Archive | June 2015

Being a Muse

The muses were nine mythical female figures that date back to ancient Greece.  They inspired great works in the arts, sciences, and other creative realms and were a type of goddess.

Happy 77th birthday, you sexy thing. Not just a pretty face, Ms. Loren is funny, insightful and exudes a kind of sweet vulnerability..

According to legend, they were born to Zeus and Mnemosyne, a human woman whose name means “memory” on nine consecutive nights.

They have been alluded to repeatedly in works of great literature:

“Tell me, O muse, of that ingenious hero who travelled far and wide after he had sacked the famous town of Troy… tell me, too, about all these things, O daughter of Jove, from whatsoever source you may know them. “ – Homer, The Odyssey

“Muse, tell me the cause: how was she offended in her divinity, how was she grieved, the Queen of Heaven, to drive a man, noted for virtue, to endure such dangers, to face so many trials?” – Virgil, The Aeneid

“O Muses, O high genius, aid me now!” – Dante, The Inferno

The nine muses were Calliope, Clio, Euterpe, Erato, Melpomene, Polyhymnia, Terpsichore, Thalia, and Urania.

Calliope, “she of the beautiful voice,” was the muse of epic poetry.

Clio, “the proclaimer,” was the muse of history.

Euterpe, “the well pleasing,” was the muse of song.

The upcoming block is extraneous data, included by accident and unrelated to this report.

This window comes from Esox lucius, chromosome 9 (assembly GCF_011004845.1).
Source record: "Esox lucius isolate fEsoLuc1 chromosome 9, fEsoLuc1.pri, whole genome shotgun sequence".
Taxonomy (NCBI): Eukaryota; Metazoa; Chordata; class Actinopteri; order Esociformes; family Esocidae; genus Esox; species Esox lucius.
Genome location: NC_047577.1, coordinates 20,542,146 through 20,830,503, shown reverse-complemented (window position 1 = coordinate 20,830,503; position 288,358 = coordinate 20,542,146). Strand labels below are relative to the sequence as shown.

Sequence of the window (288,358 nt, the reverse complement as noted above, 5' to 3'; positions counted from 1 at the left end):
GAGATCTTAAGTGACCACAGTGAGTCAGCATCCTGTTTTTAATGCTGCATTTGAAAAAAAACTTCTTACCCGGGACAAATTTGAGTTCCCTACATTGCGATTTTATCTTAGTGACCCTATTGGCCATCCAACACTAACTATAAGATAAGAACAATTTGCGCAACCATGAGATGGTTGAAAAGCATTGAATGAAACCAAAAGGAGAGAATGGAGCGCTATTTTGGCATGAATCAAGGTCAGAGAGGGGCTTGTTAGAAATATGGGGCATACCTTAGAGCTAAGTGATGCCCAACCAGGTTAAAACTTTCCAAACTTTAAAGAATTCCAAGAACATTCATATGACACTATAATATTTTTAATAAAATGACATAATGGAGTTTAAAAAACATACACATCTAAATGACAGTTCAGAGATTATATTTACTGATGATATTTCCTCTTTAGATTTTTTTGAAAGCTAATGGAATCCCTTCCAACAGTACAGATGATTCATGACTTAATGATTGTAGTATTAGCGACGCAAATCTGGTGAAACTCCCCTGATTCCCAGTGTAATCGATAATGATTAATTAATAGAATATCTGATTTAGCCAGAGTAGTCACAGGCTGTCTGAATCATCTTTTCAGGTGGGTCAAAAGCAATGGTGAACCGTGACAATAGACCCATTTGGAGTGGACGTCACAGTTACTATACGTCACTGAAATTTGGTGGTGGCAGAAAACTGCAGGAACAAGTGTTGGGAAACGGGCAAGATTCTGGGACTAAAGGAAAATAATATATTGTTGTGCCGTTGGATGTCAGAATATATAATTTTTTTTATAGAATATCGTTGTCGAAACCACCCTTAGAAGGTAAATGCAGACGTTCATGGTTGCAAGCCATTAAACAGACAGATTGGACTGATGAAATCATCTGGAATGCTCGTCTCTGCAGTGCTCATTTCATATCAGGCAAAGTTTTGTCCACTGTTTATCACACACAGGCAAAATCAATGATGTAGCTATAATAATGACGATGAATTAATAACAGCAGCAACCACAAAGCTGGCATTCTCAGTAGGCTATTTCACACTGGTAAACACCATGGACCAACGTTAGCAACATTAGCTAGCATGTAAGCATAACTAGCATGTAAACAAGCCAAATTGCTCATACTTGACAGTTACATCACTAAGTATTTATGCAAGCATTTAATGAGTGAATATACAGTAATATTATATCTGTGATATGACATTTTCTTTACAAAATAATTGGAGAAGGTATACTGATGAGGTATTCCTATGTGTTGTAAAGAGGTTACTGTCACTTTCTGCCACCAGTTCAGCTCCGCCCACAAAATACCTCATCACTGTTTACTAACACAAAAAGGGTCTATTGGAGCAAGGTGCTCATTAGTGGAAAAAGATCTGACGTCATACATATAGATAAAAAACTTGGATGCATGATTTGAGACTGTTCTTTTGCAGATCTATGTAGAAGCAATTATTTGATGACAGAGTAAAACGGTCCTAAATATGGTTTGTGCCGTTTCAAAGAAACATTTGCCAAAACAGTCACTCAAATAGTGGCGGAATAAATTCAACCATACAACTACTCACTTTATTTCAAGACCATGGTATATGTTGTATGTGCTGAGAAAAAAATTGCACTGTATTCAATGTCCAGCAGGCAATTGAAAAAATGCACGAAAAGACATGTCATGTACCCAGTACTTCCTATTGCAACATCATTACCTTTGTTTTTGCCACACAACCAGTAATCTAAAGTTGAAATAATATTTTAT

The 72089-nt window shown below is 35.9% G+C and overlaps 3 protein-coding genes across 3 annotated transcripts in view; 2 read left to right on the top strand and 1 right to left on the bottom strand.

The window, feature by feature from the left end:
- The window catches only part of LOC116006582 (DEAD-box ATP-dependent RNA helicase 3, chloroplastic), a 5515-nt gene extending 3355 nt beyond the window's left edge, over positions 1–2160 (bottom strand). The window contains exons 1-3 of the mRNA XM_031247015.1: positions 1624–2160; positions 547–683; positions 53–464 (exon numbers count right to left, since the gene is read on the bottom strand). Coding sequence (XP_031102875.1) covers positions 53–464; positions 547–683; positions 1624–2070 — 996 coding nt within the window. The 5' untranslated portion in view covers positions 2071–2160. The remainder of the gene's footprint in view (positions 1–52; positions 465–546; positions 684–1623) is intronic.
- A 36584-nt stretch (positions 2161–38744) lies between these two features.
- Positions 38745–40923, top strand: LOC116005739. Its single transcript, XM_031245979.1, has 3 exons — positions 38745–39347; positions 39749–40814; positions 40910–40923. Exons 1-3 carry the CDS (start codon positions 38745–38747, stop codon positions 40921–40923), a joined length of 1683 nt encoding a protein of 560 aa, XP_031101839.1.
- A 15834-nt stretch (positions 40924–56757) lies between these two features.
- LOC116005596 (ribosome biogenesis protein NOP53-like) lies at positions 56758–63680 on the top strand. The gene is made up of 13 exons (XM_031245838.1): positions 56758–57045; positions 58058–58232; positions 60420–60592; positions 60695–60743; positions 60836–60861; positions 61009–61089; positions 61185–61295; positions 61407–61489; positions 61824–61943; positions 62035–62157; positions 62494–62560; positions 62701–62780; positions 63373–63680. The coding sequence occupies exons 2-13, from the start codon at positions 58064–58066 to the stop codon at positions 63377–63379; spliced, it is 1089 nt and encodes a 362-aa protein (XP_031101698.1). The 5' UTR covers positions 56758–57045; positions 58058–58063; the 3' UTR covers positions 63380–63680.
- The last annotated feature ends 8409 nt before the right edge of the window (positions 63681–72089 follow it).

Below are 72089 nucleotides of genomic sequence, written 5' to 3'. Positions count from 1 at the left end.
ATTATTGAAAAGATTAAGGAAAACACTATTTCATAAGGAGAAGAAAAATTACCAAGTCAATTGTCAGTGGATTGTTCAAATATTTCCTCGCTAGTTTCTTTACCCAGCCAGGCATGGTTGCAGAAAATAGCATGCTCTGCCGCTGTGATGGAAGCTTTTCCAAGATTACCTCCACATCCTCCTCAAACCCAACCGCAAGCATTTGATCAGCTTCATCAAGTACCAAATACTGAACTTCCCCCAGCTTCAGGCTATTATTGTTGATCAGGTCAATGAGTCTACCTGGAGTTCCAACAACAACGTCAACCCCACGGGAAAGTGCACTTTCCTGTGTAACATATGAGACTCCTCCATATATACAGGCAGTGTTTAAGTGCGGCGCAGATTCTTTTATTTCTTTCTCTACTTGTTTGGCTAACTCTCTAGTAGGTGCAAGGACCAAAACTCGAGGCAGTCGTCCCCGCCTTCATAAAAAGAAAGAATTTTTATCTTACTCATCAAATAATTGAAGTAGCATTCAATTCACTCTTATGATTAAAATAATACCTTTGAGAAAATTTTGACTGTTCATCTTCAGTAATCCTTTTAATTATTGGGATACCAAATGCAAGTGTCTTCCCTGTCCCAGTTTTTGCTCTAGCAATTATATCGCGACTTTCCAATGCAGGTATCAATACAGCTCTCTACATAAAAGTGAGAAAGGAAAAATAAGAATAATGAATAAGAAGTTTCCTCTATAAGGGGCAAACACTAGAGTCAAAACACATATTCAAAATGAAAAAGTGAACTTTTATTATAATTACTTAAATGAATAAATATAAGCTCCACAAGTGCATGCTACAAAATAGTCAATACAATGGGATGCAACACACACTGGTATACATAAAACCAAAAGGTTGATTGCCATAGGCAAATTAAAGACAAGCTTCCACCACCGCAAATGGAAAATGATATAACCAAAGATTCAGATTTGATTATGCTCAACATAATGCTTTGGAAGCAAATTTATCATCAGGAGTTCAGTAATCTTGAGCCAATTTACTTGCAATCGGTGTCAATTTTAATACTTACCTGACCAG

Erato, “the lovely,” was the muse of love poetry.

Melpomene, “the songstress,” was the muse of tragedy.

Polyhymnia, “she of many hymns,” was the muse of sacred poetry.

Terpsichore, “delighting in the dance,” was the muse of dance.

Thalia, “the luxuriant,” was the muse of comedy.

Urania, “the heavenly,” was the muse of astronomy.

"Follow your inner moonlight; don't hide the madness." ~Allen Ginsberg

To be a muse today, dear reader, means to be a woman who inspires greatness in others, especially in men, by means of her divine grace and feminity.  A muse often has extreme beauty, but to be beautiful alone will not qualify a woman to be a muse.

She must be somewhat mysterious, meaning that she has knowledge and understanding that she doesn’t share with everyone – notice how the ancient muses were called out to for information and help, dear reader.  Today this means recognizing the value in “let[ting] thy words be few.”  A woman who does not speak idly or voice her every passing thought is a wise woman, not a weak or passive one.

A muse leaves more to be desired – men will constantly wonder about her and want more of her.  Think of the Mona Lisa, a painting of a woman who could be said to be Leonardo da Vinci’s muse.  Her appeal is in her air of mystery, rather than in her features.  What men do not understand, and cannot “figure out,” they are drawn to.

A modern day muse is a woman who is accomplished, beautiful, and has strength of character – men, women, and children alike want to impress her and do their best in the hopes of winning her acknowledgement.  That acknowledgement, dear reader, means something because the muse does not simply give it away to everyone.  She is discerning, with her words, and with her praise.

Claude Monet

A woman who is a muse has high standards, but she does not impose them on others, per se.  She is strong, yet gentle, and has something of the mythical and other-worldly air of the original muses about her.

She is her own woman, complete within herself, yet if she wants any particular man, she can have him, and he will adore her for as long as she desires him, and likely beyond.